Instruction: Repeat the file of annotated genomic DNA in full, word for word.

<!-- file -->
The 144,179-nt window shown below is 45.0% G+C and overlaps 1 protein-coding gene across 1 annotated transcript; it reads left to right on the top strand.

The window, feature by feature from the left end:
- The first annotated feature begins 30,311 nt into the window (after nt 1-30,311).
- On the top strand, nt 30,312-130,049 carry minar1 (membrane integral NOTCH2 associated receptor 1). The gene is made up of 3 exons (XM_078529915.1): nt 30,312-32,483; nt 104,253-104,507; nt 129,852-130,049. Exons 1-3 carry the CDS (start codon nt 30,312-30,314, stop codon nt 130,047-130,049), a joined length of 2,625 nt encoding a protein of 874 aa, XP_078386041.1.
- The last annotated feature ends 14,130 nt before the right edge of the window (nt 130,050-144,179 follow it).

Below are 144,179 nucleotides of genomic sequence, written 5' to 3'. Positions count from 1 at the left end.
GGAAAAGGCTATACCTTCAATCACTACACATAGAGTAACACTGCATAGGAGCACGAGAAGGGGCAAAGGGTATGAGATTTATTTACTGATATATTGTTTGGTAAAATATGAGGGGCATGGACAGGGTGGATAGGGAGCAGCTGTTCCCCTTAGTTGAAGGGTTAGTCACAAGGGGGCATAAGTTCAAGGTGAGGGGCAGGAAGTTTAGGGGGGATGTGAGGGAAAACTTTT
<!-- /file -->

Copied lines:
The 144,179-nt window shown below is 45.0% G+C and overlaps 1 protein-coding gene across 1 annotated transcript; it reads left to right on the top strand.

The window, feature by feature from the left end:
- The first annotated feature begins 30,311 nt into the window (after nt 1-30,311).
- On the top strand, nt 30,312-130,049 carry minar1 (membrane integral NOTCH2 associated receptor 1). The gene is made up of 3 exons (XM_078529915.1): nt 30,312-32,483; nt 104,253-104,507; nt 129,852-130,049. Exons 1-3 carry the CDS (start codon nt 30,312-30,314, stop codon nt 130,047-130,049), a joined length of 2,625 nt encoding a protein of 874 aa, XP_078386041.1.
- The last annotated feature ends 14,130 nt before the right edge of the window (nt 130,050-144,179 follow it).

Below are 144,179 nucleotides of genomic sequence, written 5' to 3'. Positions count from 1 at the left end.
GGAAAAGGCTATACCTTCAATCACTACACATAGAGTAACACTGCATAGGAGCACGAGAAGGGGCAAAGGGTATGAGATTTATTTACTGATATATTGTTTGGTAAAATATGAGGGGCATGGACAGGGTGGATAGGGAGCAGCTGTTCCCCTTAGTTGAAGGGTTAGTCACAAGGGGGCATAAGTTCAAGGTGAGGGGCAGGAAGTTTAGGGGGGATGTGAGGGAAAACTTTT